The UN has warned that the world is facing its largest humanitarian crisis since the organization was founded in 1945. Aid agencies have been warning for months and, in the case of Somalia, for years of an impending catastrophe. But the situation has deteriorated rapidly in the past 12 months.
Here is a look at the causes of food shortages and what is being done.
Are these crises man-made? The short answer is yes, although to varying degrees:
– North-east Nigeria has been a center of Boko Haram militancy. In the past 12 months the government has made military inroads, but hundreds of thousands of people have been forced from their homes or trapped in Boko Haram areas. The UN’s World Food Programme says individual families face starvation, but the situation is not yet widespread enough for a famine to be officially declared.
– The two-year conflict in Yemen has pushed the poorest Arab state into a humanitarian crisis and driven millions of people to the brink of starvation. Saudi Arabia launched a Sunni-led military coalition two years ago to fight against Iranian-backed Houthi rebels, who had ousted the government. More than 10,000 civilians have died. Some 7m people face severe food shortages. The Saudis are blocking ports, ostensibly to stop the flow of weapons but also affecting food imports.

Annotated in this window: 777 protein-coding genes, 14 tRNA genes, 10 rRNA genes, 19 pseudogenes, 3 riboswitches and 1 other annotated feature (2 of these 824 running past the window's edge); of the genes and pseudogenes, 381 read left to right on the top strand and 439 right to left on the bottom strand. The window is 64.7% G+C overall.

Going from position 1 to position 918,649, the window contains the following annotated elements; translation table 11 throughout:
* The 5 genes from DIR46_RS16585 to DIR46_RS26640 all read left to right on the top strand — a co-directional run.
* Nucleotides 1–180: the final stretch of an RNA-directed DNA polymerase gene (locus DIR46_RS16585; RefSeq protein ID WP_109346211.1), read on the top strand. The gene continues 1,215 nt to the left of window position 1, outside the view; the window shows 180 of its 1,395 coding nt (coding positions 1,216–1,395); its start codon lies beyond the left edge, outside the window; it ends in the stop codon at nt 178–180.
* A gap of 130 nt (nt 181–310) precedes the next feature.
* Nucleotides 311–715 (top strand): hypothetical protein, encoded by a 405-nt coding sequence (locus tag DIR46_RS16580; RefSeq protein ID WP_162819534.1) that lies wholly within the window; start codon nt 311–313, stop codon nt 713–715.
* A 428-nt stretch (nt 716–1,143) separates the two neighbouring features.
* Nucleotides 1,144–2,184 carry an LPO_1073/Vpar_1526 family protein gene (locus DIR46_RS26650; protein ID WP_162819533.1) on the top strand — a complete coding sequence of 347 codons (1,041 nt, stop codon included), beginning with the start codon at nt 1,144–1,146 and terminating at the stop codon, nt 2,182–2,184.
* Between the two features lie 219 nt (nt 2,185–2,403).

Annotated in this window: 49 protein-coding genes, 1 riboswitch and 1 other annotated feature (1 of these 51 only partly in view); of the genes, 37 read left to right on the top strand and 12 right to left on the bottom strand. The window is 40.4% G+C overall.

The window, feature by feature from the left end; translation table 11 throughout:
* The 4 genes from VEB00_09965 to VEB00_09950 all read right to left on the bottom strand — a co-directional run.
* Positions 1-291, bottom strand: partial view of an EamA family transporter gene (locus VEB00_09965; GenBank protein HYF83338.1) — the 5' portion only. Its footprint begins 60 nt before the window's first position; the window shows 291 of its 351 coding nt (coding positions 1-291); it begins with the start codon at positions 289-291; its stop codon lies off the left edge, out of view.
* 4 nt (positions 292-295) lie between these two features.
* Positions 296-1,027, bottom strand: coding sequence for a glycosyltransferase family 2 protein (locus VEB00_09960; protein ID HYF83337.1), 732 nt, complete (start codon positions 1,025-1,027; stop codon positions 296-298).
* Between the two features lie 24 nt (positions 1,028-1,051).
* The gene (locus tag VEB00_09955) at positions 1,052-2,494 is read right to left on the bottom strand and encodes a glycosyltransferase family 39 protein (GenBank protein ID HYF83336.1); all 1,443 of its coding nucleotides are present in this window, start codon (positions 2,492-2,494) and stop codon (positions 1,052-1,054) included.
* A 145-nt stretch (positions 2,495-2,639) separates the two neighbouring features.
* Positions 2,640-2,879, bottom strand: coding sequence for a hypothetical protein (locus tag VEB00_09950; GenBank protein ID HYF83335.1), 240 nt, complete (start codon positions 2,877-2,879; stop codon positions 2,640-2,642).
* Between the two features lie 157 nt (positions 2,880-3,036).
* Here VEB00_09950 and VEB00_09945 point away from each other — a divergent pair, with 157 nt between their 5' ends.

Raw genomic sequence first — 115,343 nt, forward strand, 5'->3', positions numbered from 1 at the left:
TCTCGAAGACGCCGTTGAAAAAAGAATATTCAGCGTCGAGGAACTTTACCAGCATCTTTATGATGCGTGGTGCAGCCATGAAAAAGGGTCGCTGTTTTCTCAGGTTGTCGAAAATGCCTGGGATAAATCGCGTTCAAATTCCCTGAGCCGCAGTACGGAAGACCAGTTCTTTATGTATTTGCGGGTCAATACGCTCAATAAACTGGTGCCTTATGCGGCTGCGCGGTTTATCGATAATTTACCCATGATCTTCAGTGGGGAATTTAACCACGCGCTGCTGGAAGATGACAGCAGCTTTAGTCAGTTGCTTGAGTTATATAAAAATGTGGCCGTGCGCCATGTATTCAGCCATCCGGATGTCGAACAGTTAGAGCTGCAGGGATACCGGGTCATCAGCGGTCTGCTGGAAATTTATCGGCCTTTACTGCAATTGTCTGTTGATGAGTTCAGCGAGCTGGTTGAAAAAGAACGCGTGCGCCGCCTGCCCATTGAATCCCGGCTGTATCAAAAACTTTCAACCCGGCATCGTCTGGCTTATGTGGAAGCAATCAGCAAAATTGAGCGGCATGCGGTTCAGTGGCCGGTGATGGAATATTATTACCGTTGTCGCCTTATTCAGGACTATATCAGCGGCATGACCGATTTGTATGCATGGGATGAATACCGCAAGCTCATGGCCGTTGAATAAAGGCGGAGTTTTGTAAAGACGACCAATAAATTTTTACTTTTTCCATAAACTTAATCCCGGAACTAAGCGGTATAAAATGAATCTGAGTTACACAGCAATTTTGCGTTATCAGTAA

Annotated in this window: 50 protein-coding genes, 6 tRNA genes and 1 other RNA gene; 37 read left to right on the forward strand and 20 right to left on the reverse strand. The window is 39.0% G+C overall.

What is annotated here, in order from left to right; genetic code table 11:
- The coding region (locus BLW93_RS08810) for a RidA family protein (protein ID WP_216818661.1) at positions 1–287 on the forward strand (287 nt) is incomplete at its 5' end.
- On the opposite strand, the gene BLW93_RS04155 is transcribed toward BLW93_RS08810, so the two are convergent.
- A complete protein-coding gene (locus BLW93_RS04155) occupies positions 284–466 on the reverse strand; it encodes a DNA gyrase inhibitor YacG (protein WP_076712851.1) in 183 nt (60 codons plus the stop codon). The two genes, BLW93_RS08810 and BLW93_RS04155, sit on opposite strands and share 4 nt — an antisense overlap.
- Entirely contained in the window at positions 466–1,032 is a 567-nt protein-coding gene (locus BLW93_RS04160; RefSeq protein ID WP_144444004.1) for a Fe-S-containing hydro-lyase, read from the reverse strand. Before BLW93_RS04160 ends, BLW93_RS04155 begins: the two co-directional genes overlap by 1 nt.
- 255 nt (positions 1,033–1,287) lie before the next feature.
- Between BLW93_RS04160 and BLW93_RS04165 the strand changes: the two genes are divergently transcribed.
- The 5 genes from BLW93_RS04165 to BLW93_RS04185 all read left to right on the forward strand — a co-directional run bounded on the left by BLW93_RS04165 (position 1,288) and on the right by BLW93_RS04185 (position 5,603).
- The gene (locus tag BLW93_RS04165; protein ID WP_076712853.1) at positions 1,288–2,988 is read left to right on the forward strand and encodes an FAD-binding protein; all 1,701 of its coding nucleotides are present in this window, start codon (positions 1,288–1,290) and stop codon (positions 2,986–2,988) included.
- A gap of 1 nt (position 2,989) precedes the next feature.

– Somalia is different because the main reason for hunger is a drought, described by pastoralists as the worst in living memory. Temperatures have been rising in the Horn of Africa and weather patterns have become more unpredictable, a phenomenon some blame on global warming. Ever since 2011, the country has been plagued by internecine fighting. Aid agencies say that, in some of the worst-affected regions, multiple armed militias are fighting for territory. 40 per cent of the population are at risk.
Is there donor fatigue? The refugee crisis triggered by the war in Syria has sucked up a lot of international attention and funding. In western countries, the appetite for foreign aid is lower among parts of the population. But Challiss McDonough, regional spokeswoman for the World Food Programme, said “fatigue is not the right word,” adding: “It is more like an overwhelming of the humanitarian system: 20m people are facing potential famine. A year ago I would have said that was unimaginable.”
Are countries condemned to repeat these catastrophes year after year? No. Ethiopia is often associated with starvation because of the 1983-85 famine in which at least 400,000 people died, with some estimates suggesting as many as 1m. Since then, however, a new government has taken big steps to prevent a recurrence. Last year, Ethiopia suffered the worst drought in at least three decades. People certainly went hungry, but Addis Ababa was able to mount a concerted response that was made easier by much-improved infrastructure, years of fast economic growth and prudent planning.